Listen, I’ve yet to play with the new Xoom 2 models — or, as the new devices are called at Verizon, the XYBoards. I’m sure both the 8.9 and 10.1 models are fine tablets. They probably power through the hundred or so Honeycomb apps like a championship thoroughbred. But it doesn’t matter. No one is going to buy the new-ish tablets. They will flop harder than the original Xoom.
Right now there are essentially two tablets that matter on the market: the $500 iPad and the $200 Kindle Fire. Because of this, there are just two price points. The iPad set the bar at $500 for full-featured tablets while the Fire is doing the same for budget models. Any tablet that attempts to jam itself into this pricing scheme is currently destined to fail. The low-end wants the Amazon pedigree while the high end knows that they want an iPad. The mid-range Android models are strong, I will admit, but they aren’t what compels the average shopper.
Take the Motorola Droid XYBoard LTE tablet. Never mind that it’s essentially the same hardware as the original Xoom with the silly addition of an IR blaster. Never mind the dumb name. Heck, forget that it’s lacking the SD card slot found on the original. It’s priced completely out of its market. Only ignorant fanboys will buy it.
The 10.1 model costs $529 out the door but requires a two-year agreement with plans starting at $30 a month. That means, two years from now, when the Tegra 2 tablet is countless generations behind current models, the customer would have spent at least $1250. Even worse, because the data package is tied to a contract, the XYBoard owner is liable for a costly early termination fee if they decide to cancel the data package early.
As shocking as it might be, this absurd pricing scheme isn’t exclusive to the XYBoard. The HTC Jetstream hit AT&T in September and initially carried two-year contract price of $699 (it was later dropped to $599). The iPad is available from Verizon and AT&T for slightly more than both the HTC and Motorola model, but does not require the same two-year contract. Subscribers can turn the 3G wireless on or off at any time without paying a penalty.
I’m a big fan of Android but the past nine months were painful. Nearly every month a hot tablet would leak, which would cause the Android community to itch uncontrollably. But then the official details would be announced and the MSRP would most often kill the buzz. With the notable exception of Asus pricing the Transformer at $399, Android manufacturers ignorantly priced their first generation devices directly against the iPad. They didn’t stand a chance. Slowly but surely the iPad chopped each one down until the Fire hit the scene. Now, as an Android supporter, my de facto champion is a $200 budget tablet that strips away all the beautiful user elements found in Honeycomb in favor of an enhanced Amazon storefront.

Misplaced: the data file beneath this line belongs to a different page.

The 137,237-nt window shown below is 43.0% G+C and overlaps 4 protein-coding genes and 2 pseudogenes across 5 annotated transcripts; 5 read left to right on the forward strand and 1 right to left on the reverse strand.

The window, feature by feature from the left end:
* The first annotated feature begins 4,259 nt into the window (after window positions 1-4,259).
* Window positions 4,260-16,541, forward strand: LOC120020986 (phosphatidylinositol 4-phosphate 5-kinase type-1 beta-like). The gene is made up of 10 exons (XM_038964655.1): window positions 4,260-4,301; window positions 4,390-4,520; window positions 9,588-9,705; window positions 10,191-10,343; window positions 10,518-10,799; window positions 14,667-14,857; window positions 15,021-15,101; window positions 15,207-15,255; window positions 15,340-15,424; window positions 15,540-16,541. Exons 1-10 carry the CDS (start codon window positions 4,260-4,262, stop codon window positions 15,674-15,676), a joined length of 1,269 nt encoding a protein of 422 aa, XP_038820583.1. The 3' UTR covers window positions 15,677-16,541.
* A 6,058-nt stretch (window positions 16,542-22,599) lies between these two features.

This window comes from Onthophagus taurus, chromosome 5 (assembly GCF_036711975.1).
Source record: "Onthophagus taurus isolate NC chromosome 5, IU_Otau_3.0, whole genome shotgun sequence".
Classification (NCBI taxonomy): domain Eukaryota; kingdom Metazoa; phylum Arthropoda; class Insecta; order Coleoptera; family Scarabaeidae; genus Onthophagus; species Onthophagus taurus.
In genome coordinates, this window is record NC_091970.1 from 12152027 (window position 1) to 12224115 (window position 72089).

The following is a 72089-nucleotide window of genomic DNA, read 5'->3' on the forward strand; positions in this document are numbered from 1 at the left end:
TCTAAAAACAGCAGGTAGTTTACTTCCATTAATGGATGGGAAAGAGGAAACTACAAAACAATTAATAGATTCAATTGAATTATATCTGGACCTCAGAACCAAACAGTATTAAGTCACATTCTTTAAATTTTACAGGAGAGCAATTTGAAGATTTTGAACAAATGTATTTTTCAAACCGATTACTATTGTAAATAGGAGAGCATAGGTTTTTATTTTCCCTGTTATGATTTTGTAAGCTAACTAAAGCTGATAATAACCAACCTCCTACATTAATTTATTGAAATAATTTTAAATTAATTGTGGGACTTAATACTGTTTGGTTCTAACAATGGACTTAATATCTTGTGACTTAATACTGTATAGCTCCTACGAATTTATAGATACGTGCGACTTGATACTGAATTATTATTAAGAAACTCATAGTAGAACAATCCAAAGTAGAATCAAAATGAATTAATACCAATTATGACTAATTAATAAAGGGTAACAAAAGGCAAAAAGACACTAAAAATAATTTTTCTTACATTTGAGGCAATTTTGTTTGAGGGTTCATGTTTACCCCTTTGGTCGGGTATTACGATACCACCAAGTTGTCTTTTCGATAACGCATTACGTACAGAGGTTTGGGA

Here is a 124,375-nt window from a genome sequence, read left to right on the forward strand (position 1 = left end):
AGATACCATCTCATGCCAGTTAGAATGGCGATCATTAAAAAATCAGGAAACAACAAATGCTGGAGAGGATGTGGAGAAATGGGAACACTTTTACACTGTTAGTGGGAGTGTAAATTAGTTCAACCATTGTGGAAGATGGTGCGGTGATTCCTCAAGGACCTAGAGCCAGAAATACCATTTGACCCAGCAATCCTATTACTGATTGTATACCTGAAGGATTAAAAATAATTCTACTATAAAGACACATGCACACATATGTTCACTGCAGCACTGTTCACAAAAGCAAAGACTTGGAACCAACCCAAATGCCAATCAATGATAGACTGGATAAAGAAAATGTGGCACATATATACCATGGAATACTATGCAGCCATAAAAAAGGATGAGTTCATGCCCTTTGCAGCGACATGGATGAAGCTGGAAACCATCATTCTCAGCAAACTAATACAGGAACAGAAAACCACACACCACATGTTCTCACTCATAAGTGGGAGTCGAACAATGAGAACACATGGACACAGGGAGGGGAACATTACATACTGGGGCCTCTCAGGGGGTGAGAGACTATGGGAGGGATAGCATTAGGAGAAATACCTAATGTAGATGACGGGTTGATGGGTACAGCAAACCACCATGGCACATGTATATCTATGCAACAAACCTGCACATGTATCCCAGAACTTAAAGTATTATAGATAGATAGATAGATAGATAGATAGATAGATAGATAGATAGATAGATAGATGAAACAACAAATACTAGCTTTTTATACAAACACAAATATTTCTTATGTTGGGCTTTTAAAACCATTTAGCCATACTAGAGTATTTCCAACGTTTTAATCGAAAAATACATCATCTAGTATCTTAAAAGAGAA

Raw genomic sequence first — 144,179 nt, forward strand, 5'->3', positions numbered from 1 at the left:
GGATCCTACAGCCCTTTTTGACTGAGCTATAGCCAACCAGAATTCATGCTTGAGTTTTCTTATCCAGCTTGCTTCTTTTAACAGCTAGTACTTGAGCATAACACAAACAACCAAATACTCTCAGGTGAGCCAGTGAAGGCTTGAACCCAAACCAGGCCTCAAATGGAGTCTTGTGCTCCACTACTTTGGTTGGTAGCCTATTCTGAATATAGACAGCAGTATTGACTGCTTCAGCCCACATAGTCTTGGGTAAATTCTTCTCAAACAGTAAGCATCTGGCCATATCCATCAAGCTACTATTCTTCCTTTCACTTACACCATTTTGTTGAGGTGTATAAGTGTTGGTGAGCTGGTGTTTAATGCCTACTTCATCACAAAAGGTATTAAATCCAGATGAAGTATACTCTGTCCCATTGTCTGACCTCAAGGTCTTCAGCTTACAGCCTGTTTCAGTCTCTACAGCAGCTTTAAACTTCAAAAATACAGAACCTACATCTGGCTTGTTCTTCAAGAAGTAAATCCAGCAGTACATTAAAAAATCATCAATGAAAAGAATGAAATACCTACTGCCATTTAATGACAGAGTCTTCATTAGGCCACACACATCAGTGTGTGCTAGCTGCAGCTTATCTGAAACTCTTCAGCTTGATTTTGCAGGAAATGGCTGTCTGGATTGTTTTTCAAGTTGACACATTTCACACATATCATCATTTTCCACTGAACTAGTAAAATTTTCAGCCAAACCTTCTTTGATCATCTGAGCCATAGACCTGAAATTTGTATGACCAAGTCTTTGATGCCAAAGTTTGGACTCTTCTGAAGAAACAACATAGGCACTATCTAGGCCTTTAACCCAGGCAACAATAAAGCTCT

The XYBoard will likely be quickly replaced with another model. It’s built on an old NVIDA platform, and with Ice Cream Sandwich nearly here, Google and Motorola Mobility likely have a flagship device ready at launch. But that’s the Android game now: Flood the market with tablets built on re-purposed parts. It might be good for the maker and wireless carrier’s bottom lines, but the practice of tying top-tier models down with 2-year contracts will ultimately slow the adoption rate. Recent studies show that Android tablets have a very limited market appeal and these buyers aren’t likely willing to pay early termination fees just to get a slightly upgraded device.
2012 should by all accounts be a big year for Android tablets. Ice Cream Sandwich is said to unify the development of Android tablets and phones, which will hopefully lead to an influx of tablet apps. Plus, while Android does have a limited consumer interest, it’s doubled since the first part of 2011. However, if Android tablet makers continue following the same pricing schemes as they did in 2011, the platform will start to tread water, creating an easy meal for the great white shark that will be Windows 8.